The great debacle of the world economy was Richard Nixon because when the Bretton Woods agreement was broken, the world economy fell apart, because the currency equilibrium fell apart. As a result, capital flight became common and instead of investing here, they invested in the U.S. They no longer financed investments here. Of course, we had a large oil income and so we imported products. The economy was relatively small and so we could import most products. If you have macroeconomic stability, particularly currency stability, you break capital flight. As a result, you’d have internal savings and investment. This is another component of stability, of the availability of money for investment and economic growth. All of this presents a picture in which there is money for investment, support by the government for national producers, and one would be able to return to a model like we used to have, in the 70’s, of conditions for national production to develop, at least eliminating the external volatility. You eliminate external volatility and support national production, but not by subsidizing large producers, but by helping the poor, the small and the medium producers, the cooperatives, for a new type of economy, for a social economy. Of course, the rich would benefit too, but instead of trickling down to the poor, as it was with the Reagan doctrine, trickles would go towards the rich. They would benefit because there would be more demand for their products. This doctrine would permit the recuperation of the economy. If you generate macroeconomic stability, in such conditions would naturally rebound. We need to return to conditions we had earlier. I had estimated that with such policies we could have reached 7% growth per year for ten consecutive years. Nothing magical about this, but merely facts. Unfortunately, we could not do this because there is such a lack of coordination within the economic cabinet.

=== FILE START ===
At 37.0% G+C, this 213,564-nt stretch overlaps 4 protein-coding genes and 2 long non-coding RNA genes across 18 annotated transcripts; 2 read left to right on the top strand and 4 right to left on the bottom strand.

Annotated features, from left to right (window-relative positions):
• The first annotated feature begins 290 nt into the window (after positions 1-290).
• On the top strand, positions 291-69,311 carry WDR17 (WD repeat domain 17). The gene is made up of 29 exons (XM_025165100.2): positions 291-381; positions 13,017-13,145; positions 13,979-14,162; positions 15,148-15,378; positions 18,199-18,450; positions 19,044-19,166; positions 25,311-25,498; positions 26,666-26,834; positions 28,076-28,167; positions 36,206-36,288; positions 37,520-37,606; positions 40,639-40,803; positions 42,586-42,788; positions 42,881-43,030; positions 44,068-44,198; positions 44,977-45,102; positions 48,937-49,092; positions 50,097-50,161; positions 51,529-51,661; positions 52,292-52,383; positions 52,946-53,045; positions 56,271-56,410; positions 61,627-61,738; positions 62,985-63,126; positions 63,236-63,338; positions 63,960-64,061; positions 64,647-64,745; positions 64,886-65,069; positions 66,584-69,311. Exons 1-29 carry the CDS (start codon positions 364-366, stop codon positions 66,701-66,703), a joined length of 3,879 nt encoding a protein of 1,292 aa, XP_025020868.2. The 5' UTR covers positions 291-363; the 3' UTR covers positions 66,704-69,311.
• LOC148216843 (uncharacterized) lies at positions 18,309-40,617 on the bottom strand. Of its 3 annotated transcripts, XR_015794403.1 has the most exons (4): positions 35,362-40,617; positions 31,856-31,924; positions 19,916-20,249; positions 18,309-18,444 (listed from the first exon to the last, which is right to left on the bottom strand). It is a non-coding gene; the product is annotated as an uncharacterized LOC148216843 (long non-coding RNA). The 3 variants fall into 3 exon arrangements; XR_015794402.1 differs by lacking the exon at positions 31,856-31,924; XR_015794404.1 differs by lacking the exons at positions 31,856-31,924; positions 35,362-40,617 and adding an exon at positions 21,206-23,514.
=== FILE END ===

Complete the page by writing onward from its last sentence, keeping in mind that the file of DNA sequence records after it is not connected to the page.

We have various elements of this plan in place, such as the revision of the FIEM, which is ready, the new income tax law, and the new Tobin tax, which would strengthen the exchange rate bands, protecting them from political shocks, not just from economic shocks. What we had before merely protected us from economic shocks, but the Tobin tax would also cover the political. The law is ready to be approved by the national assembly. And the other parts of this plan are the agreements that are currently being realized with small and medium producers and with cooperatives, in different sectors. With respect to the international, we are pushing for regional Latin American economic integration, in the face of the FTAA, towards the ALBA. All this together would eliminate the “Dutch Disease,” while supporting a transition towards a non-oil economy.